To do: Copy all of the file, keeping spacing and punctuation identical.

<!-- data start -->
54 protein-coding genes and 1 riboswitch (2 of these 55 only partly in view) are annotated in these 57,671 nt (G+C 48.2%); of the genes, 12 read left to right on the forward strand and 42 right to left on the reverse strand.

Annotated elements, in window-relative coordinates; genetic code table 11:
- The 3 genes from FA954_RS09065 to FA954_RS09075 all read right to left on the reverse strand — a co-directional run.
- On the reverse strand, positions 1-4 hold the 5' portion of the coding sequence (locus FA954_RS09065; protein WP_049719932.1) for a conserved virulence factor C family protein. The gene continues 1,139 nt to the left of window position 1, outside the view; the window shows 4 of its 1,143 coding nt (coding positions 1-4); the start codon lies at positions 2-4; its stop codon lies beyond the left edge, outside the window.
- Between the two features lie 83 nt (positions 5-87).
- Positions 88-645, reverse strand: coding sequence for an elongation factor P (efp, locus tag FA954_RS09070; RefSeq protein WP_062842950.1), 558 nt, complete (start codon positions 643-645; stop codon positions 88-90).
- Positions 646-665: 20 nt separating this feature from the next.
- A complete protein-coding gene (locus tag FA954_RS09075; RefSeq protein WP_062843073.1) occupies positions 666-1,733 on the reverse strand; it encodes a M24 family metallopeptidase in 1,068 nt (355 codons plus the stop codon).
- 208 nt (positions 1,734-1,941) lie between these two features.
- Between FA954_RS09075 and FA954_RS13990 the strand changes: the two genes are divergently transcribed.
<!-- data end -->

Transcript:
54 protein-coding genes and 1 riboswitch (2 of these 55 only partly in view) are annotated in these 57,671 nt (G+C 48.2%); of the genes, 12 read left to right on the forward strand and 42 right to left on the reverse strand.

Annotated elements, in window-relative coordinates; genetic code table 11:
- The 3 genes from FA954_RS09065 to FA954_RS09075 all read right to left on the reverse strand — a co-directional run.
- On the reverse strand, positions 1-4 hold the 5' portion of the coding sequence (locus FA954_RS09065; protein WP_049719932.1) for a conserved virulence factor C family protein. The gene continues 1,139 nt to the left of window position 1, outside the view; the window shows 4 of its 1,143 coding nt (coding positions 1-4); the start codon lies at positions 2-4; its stop codon lies beyond the left edge, outside the window.
- Between the two features lie 83 nt (positions 5-87).
- Positions 88-645, reverse strand: coding sequence for an elongation factor P (efp, locus tag FA954_RS09070; RefSeq protein WP_062842950.1), 558 nt, complete (start codon positions 643-645; stop codon positions 88-90).
- Positions 646-665: 20 nt separating this feature from the next.
- A complete protein-coding gene (locus tag FA954_RS09075; RefSeq protein WP_062843073.1) occupies positions 666-1,733 on the reverse strand; it encodes a M24 family metallopeptidase in 1,068 nt (355 codons plus the stop codon).
- 208 nt (positions 1,734-1,941) lie between these two features.
- Between FA954_RS09075 and FA954_RS13990 the strand changes: the two genes are divergently transcribed.